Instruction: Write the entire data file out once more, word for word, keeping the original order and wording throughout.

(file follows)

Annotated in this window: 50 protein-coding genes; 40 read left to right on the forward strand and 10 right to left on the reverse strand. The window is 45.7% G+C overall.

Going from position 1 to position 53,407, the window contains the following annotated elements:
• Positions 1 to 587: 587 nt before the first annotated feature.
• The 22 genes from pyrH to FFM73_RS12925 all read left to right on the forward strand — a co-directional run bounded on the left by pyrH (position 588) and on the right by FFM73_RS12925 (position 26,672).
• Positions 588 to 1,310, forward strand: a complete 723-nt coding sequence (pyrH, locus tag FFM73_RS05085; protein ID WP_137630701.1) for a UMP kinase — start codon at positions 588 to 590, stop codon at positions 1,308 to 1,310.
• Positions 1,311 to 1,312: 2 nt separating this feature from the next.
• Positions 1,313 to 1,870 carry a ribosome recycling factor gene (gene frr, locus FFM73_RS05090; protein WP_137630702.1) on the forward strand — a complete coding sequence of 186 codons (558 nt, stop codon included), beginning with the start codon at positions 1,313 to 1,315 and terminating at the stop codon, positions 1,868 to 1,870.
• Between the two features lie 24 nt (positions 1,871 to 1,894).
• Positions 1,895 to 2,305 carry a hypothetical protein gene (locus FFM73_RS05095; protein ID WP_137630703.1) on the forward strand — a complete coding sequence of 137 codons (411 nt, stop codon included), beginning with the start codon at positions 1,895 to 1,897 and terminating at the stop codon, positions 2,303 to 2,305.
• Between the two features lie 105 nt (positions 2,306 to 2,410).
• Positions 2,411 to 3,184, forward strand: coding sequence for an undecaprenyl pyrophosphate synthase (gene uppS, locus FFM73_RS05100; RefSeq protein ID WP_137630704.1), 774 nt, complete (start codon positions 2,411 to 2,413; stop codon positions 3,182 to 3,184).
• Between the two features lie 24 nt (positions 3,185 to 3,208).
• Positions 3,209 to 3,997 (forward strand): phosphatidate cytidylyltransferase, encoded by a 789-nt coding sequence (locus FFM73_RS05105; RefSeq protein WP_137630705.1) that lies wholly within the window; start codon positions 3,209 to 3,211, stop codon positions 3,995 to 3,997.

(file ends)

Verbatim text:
Annotated in this window: 50 protein-coding genes; 40 read left to right on the forward strand and 10 right to left on the reverse strand. The window is 45.7% G+C overall.

Going from position 1 to position 53,407, the window contains the following annotated elements:
• Positions 1 to 587: 587 nt before the first annotated feature.
• The 22 genes from pyrH to FFM73_RS12925 all read left to right on the forward strand — a co-directional run bounded on the left by pyrH (position 588) and on the right by FFM73_RS12925 (position 26,672).
• Positions 588 to 1,310, forward strand: a complete 723-nt coding sequence (pyrH, locus tag FFM73_RS05085; protein ID WP_137630701.1) for a UMP kinase — start codon at positions 588 to 590, stop codon at positions 1,308 to 1,310.
• Positions 1,311 to 1,312: 2 nt separating this feature from the next.
• Positions 1,313 to 1,870 carry a ribosome recycling factor gene (gene frr, locus FFM73_RS05090; protein WP_137630702.1) on the forward strand — a complete coding sequence of 186 codons (558 nt, stop codon included), beginning with the start codon at positions 1,313 to 1,315 and terminating at the stop codon, positions 1,868 to 1,870.
• Between the two features lie 24 nt (positions 1,871 to 1,894).
• Positions 1,895 to 2,305 carry a hypothetical protein gene (locus FFM73_RS05095; protein ID WP_137630703.1) on the forward strand — a complete coding sequence of 137 codons (411 nt, stop codon included), beginning with the start codon at positions 1,895 to 1,897 and terminating at the stop codon, positions 2,303 to 2,305.
• Between the two features lie 105 nt (positions 2,306 to 2,410).
• Positions 2,411 to 3,184, forward strand: coding sequence for an undecaprenyl pyrophosphate synthase (gene uppS, locus FFM73_RS05100; RefSeq protein ID WP_137630704.1), 774 nt, complete (start codon positions 2,411 to 2,413; stop codon positions 3,182 to 3,184).
• Between the two features lie 24 nt (positions 3,185 to 3,208).
• Positions 3,209 to 3,997 (forward strand): phosphatidate cytidylyltransferase, encoded by a 789-nt coding sequence (locus FFM73_RS05105; RefSeq protein WP_137630705.1) that lies wholly within the window; start codon positions 3,209 to 3,211, stop codon positions 3,995 to 3,997.